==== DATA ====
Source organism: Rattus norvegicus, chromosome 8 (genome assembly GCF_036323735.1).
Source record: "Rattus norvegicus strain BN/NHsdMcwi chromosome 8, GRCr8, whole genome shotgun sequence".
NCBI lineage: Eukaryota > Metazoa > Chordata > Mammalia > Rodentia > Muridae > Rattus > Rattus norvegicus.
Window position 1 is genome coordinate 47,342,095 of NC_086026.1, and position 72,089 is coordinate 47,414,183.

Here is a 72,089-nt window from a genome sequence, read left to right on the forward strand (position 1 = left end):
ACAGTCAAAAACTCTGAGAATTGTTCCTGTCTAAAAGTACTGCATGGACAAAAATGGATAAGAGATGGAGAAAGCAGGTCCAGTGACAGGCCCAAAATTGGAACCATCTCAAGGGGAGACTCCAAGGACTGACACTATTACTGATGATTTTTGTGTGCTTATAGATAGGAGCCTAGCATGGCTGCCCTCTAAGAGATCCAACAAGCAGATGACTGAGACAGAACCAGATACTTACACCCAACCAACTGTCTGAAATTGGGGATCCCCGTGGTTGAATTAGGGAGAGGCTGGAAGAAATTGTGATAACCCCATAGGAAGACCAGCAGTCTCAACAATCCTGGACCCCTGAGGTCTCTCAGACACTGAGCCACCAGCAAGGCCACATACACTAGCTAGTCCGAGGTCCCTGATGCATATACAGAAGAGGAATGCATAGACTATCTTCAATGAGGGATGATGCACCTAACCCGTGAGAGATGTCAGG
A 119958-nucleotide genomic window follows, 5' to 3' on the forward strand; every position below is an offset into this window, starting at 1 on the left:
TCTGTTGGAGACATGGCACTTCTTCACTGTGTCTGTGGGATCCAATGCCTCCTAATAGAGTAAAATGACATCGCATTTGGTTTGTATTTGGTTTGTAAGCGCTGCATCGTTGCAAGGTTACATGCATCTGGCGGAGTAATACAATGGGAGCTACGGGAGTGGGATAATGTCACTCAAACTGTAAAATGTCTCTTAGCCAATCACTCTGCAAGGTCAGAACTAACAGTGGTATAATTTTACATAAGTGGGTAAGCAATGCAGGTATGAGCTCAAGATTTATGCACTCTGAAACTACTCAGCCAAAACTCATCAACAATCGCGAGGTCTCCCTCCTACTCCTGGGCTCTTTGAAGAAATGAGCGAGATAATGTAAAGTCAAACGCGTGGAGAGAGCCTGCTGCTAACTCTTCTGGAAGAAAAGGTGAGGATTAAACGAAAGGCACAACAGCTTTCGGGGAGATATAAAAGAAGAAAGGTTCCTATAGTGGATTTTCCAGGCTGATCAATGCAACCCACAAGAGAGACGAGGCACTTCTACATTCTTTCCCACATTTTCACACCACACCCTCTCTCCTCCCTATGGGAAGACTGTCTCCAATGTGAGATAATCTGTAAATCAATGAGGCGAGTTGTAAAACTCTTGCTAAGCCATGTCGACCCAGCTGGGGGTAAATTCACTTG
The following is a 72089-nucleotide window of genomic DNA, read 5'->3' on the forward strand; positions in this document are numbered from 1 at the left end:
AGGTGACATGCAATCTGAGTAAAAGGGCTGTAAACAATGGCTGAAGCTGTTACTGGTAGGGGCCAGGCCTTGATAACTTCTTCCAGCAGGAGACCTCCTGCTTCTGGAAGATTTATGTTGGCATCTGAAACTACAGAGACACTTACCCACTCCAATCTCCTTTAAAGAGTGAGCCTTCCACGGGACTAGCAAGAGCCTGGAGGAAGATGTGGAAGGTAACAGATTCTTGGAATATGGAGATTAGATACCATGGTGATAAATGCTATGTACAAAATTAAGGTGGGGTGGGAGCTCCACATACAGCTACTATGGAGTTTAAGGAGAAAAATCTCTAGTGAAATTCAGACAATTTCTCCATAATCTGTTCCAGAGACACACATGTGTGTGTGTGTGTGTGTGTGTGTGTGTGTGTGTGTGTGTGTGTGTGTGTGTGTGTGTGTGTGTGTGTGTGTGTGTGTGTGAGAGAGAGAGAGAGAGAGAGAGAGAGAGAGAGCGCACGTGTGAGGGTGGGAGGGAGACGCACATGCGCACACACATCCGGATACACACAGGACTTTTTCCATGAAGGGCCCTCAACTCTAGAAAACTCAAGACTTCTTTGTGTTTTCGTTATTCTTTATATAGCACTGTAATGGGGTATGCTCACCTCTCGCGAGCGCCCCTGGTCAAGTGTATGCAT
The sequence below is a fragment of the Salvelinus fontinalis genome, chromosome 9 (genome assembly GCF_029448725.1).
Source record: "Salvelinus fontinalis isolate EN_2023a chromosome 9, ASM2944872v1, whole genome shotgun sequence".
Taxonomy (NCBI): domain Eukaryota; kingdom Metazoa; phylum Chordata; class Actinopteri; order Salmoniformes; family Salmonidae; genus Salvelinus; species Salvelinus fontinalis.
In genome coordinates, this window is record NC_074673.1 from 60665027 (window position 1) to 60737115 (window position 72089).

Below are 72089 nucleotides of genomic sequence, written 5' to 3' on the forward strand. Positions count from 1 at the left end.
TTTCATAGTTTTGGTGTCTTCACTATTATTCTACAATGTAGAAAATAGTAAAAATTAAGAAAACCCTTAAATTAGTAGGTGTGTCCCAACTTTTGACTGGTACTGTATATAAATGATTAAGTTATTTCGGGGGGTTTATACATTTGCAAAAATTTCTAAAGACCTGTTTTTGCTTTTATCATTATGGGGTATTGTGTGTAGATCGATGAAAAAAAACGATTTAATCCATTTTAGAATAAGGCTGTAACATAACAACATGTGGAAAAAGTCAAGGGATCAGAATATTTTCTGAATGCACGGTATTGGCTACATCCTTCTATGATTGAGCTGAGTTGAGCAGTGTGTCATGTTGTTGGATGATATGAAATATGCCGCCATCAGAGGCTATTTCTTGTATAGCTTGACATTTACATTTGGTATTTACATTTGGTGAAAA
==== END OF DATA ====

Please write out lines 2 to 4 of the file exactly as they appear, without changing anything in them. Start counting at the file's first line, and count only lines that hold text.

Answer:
Source record: "Rattus norvegicus strain BN/NHsdMcwi chromosome 8, GRCr8, whole genome shotgun sequence".
NCBI lineage: Eukaryota > Metazoa > Chordata > Mammalia > Rodentia > Muridae > Rattus > Rattus norvegicus.
Window position 1 is genome coordinate 47,342,095 of NC_086026.1, and position 72,089 is coordinate 47,414,183.